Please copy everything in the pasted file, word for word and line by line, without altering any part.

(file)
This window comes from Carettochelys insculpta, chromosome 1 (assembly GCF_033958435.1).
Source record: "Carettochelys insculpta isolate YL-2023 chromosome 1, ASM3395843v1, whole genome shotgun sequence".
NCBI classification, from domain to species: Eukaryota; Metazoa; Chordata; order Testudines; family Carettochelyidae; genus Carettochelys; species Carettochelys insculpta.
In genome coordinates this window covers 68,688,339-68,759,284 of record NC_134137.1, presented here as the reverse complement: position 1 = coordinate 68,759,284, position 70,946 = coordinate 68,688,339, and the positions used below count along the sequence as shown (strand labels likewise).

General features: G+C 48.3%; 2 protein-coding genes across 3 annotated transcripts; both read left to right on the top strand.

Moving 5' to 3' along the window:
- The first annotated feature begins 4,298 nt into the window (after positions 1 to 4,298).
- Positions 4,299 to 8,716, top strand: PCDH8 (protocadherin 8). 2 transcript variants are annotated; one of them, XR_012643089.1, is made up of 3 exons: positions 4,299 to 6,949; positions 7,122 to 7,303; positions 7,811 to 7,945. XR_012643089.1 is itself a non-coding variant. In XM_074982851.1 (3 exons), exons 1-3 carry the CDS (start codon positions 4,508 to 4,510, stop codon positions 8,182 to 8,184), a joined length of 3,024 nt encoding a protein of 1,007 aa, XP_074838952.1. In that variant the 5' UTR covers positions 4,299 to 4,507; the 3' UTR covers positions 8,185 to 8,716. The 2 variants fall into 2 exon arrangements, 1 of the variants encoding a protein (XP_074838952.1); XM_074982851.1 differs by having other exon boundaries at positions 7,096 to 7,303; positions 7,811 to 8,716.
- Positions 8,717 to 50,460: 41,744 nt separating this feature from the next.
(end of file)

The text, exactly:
This window comes from Carettochelys insculpta, chromosome 1 (assembly GCF_033958435.1).
Source record: "Carettochelys insculpta isolate YL-2023 chromosome 1, ASM3395843v1, whole genome shotgun sequence".
NCBI classification, from domain to species: Eukaryota; Metazoa; Chordata; order Testudines; family Carettochelyidae; genus Carettochelys; species Carettochelys insculpta.
In genome coordinates this window covers 68,688,339-68,759,284 of record NC_134137.1, presented here as the reverse complement: position 1 = coordinate 68,759,284, position 70,946 = coordinate 68,688,339, and the positions used below count along the sequence as shown (strand labels likewise).

General features: G+C 48.3%; 2 protein-coding genes across 3 annotated transcripts; both read left to right on the top strand.

Moving 5' to 3' along the window:
- The first annotated feature begins 4,298 nt into the window (after positions 1 to 4,298).
- Positions 4,299 to 8,716, top strand: PCDH8 (protocadherin 8). 2 transcript variants are annotated; one of them, XR_012643089.1, is made up of 3 exons: positions 4,299 to 6,949; positions 7,122 to 7,303; positions 7,811 to 7,945. XR_012643089.1 is itself a non-coding variant. In XM_074982851.1 (3 exons), exons 1-3 carry the CDS (start codon positions 4,508 to 4,510, stop codon positions 8,182 to 8,184), a joined length of 3,024 nt encoding a protein of 1,007 aa, XP_074838952.1. In that variant the 5' UTR covers positions 4,299 to 4,507; the 3' UTR covers positions 8,185 to 8,716. The 2 variants fall into 2 exon arrangements, 1 of the variants encoding a protein (XP_074838952.1); XM_074982851.1 differs by having other exon boundaries at positions 7,096 to 7,303; positions 7,811 to 8,716.
- Positions 8,717 to 50,460: 41,744 nt separating this feature from the next.